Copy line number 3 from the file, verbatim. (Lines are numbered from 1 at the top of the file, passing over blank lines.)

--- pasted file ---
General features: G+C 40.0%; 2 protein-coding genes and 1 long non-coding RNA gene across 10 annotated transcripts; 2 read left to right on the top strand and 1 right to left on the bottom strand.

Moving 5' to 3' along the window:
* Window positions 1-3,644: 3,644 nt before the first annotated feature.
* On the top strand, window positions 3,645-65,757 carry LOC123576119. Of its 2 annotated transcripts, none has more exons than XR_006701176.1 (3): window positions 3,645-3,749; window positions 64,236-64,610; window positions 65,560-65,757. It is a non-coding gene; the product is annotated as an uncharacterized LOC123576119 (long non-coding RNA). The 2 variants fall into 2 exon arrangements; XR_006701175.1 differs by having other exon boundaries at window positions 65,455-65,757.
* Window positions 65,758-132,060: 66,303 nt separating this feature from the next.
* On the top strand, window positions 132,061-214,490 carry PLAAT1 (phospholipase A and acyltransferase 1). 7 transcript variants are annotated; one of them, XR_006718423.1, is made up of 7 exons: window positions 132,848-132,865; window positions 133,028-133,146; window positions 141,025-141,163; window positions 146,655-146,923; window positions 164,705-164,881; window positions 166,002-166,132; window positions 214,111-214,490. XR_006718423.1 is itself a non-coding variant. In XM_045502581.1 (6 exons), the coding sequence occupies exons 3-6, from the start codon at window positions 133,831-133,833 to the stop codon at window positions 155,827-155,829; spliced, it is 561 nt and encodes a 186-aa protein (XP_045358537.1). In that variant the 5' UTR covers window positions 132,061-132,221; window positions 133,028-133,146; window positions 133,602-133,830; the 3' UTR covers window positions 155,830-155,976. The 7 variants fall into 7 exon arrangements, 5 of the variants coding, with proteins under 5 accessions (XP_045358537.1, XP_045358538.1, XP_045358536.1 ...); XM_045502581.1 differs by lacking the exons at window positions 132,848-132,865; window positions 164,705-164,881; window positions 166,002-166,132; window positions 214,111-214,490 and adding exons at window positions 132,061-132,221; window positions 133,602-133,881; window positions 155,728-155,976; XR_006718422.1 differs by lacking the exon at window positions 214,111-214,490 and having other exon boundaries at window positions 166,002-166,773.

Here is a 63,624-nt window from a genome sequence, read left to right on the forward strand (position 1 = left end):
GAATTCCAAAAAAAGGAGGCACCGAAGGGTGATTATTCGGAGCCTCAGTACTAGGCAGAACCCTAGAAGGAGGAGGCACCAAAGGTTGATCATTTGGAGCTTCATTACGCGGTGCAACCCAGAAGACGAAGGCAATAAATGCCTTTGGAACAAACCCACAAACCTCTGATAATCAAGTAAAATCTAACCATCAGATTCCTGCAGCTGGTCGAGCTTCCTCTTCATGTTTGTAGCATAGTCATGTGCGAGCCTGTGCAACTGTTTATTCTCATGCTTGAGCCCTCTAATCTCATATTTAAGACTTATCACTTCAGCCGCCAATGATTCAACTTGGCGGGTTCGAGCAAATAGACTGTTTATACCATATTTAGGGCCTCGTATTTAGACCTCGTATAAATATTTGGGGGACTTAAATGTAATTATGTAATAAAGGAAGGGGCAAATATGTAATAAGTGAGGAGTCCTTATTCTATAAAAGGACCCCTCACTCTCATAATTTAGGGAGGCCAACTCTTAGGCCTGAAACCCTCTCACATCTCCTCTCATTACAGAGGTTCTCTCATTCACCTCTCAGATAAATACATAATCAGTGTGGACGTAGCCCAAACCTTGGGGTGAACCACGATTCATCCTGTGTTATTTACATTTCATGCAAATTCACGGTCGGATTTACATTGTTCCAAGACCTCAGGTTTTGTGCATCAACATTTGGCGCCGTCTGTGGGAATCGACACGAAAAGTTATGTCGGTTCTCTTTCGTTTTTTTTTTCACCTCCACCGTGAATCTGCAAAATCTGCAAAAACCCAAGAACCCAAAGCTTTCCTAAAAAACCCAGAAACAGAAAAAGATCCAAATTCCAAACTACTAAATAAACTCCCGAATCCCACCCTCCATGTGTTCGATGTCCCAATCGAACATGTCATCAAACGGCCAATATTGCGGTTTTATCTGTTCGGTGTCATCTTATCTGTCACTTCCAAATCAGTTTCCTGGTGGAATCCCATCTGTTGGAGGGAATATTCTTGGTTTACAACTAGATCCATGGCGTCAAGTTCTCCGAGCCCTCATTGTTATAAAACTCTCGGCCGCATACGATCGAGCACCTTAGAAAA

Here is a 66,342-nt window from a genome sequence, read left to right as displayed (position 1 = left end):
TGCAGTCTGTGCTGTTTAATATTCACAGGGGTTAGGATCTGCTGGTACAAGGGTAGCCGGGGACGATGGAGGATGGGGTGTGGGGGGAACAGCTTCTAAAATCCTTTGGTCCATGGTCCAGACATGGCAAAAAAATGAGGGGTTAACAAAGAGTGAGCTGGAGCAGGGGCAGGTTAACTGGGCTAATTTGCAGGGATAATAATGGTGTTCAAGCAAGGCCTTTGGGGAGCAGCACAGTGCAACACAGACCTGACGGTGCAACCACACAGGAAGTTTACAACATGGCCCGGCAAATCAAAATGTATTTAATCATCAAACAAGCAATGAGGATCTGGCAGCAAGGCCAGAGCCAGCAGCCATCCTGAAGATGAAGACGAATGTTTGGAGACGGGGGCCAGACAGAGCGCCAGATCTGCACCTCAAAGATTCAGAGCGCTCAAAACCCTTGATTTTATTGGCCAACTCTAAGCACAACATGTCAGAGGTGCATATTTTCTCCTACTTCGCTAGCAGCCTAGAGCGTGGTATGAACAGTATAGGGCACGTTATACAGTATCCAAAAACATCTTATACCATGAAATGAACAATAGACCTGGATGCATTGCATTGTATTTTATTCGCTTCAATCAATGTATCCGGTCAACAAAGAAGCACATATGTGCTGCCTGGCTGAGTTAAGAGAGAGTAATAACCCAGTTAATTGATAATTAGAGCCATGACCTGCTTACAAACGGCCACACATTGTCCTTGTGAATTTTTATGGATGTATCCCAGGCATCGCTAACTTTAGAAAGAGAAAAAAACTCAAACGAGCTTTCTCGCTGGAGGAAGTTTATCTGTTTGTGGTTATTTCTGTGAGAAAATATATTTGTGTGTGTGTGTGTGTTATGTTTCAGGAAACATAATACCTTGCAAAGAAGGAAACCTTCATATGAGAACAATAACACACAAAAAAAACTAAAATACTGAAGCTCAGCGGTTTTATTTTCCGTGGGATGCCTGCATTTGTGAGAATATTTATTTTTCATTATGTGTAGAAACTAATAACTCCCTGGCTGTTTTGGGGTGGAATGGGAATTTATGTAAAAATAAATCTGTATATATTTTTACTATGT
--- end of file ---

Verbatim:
* Window positions 1-3,644: 3,644 nt before the first annotated feature.